Mt Pleasant News
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Neighbors Growing Together | Aug 18, 2018

Local Maryland newsroom shows strength after shooting

By Grace King, Mt. Pleasant News | Jul 20, 2018

There is a time to mourn and a time to work.

Reporters, editors and other staff members at The Capital Gazette in Annapolis, Md. did both after a gunman opened fire in their newsroom, killing five of their own on Thursday, June 28.

The next day, they published a paper. Their lead story was about tragedy: “5 shot dead at The Capital.” Their opinion page was left blank except for three small paragraphs that read, “Today, we are speechless.

“This page is intentionally left blank to commemorate victims of Thursday’s shooting at our office: Gerald Fischman, Rob Hiaasen, John McNamara, Rebecca Smith, Wendi Winters …”

The news cycle doesn’t stop just because you do. Despite the shooting, The Capital has continued putting out their daily newspaper without fail in part thanks to sister newspapers like The Baltimore Sun.

I don’t know a lot. When I was taking journalism classes for a semester in New York City in the spring of 2017, one of my professors preached you are not an expert in your field until you have served 10 years in that field. Here I am coming up on my anniversary with The Mt. Pleasant News on Aug. 3.

My limited experience as a student journalist, an intern with a startup media company in New York and from observation is that reporters are competitive. Fiercely competitive as they compete to break the news first, get the most original angle on a story, put out the news as quickly as they can.

Beyond that, however, they will lend a hand to one another in times of crisis.

Competition in the news industry ensures accuracy, strong investigative skills and overall produces higher quality journalism. Competition does not negate camaraderie among reporters.

The staff members of The Capital are grieving. And their peers are volunteering to step in to give The Capital reporters a chance to step out, breath, collect themselves and then get back to doing what they know how to do.

Purposefully, The Capital and newsrooms worldwide observed a moment of silence on July 5 at 1:33 p.m. in honor of the five killed a week after the shooting.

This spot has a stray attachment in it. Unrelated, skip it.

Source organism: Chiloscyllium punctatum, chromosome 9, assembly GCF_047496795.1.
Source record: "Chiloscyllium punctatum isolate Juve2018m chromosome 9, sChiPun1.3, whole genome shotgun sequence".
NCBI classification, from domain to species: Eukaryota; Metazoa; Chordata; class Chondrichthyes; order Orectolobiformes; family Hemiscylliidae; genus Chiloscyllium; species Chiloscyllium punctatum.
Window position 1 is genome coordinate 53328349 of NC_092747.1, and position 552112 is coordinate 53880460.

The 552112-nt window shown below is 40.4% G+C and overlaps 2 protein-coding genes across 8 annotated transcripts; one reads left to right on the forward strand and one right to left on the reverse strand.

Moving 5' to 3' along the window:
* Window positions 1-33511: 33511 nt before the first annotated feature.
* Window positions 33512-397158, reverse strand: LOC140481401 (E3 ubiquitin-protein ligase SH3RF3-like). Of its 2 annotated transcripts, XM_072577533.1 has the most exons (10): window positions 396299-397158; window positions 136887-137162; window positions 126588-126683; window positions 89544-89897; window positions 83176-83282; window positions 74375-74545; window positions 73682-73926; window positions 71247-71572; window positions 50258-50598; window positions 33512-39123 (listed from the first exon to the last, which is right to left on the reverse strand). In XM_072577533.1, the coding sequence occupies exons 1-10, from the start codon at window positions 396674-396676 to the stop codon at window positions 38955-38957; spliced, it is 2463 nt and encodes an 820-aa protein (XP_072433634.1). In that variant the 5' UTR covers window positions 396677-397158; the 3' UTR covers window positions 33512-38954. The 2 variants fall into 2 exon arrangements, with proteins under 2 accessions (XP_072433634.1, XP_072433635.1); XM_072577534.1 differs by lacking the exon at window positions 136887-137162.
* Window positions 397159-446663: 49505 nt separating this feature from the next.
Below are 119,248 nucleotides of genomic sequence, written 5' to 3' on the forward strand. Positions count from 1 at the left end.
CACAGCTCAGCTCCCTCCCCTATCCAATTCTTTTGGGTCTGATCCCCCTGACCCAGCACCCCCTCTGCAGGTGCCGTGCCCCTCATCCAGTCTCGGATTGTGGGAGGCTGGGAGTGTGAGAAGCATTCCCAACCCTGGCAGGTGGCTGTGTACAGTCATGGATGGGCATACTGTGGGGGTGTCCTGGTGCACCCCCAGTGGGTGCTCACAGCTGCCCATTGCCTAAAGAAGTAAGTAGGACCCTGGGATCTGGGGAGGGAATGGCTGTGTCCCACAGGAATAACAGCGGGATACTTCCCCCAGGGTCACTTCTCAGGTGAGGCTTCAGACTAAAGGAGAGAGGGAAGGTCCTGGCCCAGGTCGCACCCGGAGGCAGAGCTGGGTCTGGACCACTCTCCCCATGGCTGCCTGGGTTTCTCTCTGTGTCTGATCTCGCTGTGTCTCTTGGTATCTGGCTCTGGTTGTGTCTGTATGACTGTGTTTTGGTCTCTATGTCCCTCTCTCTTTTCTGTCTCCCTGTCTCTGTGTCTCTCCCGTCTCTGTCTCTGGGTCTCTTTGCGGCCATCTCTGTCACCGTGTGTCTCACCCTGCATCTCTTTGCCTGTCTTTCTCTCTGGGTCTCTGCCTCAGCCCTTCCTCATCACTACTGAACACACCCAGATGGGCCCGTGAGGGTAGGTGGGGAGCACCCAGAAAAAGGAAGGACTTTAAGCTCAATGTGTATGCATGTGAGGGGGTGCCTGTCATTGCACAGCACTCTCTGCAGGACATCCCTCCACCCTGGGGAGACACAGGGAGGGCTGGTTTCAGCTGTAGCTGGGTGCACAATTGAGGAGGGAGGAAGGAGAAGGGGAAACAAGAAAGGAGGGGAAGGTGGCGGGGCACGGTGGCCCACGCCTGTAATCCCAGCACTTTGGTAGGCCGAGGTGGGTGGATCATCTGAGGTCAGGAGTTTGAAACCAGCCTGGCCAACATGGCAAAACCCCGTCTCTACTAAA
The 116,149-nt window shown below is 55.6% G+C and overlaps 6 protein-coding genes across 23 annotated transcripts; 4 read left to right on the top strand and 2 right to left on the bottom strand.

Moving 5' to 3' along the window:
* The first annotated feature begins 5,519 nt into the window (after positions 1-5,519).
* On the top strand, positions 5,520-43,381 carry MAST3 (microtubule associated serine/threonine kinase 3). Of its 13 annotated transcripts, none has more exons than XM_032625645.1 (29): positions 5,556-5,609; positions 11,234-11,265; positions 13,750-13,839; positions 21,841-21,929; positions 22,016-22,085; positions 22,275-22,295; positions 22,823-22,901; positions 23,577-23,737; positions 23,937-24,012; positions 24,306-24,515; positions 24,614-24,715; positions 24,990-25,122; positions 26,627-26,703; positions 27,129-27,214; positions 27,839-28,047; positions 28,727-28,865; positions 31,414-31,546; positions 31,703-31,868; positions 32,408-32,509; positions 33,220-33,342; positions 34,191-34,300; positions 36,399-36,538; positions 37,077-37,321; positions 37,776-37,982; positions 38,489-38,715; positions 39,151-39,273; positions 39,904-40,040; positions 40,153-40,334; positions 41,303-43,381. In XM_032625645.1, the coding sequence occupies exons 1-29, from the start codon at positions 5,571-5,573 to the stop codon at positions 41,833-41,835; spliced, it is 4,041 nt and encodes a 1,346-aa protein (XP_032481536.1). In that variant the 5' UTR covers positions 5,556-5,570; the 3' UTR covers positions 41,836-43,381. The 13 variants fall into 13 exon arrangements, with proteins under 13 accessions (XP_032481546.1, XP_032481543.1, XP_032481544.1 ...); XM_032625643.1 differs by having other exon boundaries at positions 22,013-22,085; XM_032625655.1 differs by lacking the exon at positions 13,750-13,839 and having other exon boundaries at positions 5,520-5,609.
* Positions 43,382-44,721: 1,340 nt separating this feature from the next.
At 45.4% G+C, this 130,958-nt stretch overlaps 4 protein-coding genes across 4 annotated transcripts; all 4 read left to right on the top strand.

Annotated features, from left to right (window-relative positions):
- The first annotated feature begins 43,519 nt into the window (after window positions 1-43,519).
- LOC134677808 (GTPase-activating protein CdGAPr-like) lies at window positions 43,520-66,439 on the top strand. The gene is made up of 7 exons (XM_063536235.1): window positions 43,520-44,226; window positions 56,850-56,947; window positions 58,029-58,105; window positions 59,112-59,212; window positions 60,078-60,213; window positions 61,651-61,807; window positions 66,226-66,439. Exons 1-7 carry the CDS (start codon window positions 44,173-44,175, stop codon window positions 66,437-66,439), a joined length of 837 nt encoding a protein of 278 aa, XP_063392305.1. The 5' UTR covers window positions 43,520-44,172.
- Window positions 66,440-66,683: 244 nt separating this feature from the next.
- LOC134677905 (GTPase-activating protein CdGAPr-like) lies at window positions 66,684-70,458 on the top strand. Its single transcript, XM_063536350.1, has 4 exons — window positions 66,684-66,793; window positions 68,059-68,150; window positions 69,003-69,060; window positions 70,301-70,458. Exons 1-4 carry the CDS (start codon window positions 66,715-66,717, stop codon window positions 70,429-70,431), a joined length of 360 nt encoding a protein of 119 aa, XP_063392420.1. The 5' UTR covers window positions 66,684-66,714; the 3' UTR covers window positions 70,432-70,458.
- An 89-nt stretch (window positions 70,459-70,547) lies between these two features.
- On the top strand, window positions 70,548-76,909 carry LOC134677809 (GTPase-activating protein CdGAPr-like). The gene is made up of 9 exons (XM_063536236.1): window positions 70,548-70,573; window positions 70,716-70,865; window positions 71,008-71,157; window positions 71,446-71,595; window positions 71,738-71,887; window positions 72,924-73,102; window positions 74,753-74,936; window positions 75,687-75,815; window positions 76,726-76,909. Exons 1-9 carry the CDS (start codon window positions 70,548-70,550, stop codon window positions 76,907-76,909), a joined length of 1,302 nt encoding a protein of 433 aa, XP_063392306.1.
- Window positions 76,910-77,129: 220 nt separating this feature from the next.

Editor of Capital Gazette Communications Rick Hutzell wrote in an editorial that day that he and the rest of his staff limp from one deadline to the next with reporters on loan from The Sun, The Chicago Tribune, Virginian-Pilot and Allentown Morning Call. Even NPR lent The Capital an editor and a New York Times reporter wrote alongside Capital reporters in early July.

Newsrooms across the country sent food and care packages with stress toys to the Capital’s newsroom.

Furthermore, over 370 journalists responded to a call for help from The Capital Wednesday, July 18, offering a week or more of their time. The Investigative Reporters & Editors group thanked the reporters, calling it an overwhelming response.

The world is small. A good friend of mine from college — now a reporter in New York City — interned at The Capital Gazette for a few summers. Annapolis is his home.

In an article published online at The Media Project following the shooting, he wrote, “The people at staff newspapers like The Capital don’t only care about putting together a newspaper, they care about people.”

The Capital shooting was horrific. They will spend years recovering from the trauma of it. In the aftermath, however, people were reminded that reporters at local newspapers are a part of the community too. Their people were more than their bylines or their calls for advertisements.

“We are you,” said Capital Gazette reporter Pat Furguson just days after the shooting.

We are you — reporters who want to see our communities succeed, keep their elected officials, law enforcement officers and other public entities in check, and be transparent and seek the truth.

On July 16, Capital Gazette photojournalist tweeted “First day back for me after 5 American journalists, my friends, murdered in our old newsroom. We press on.”

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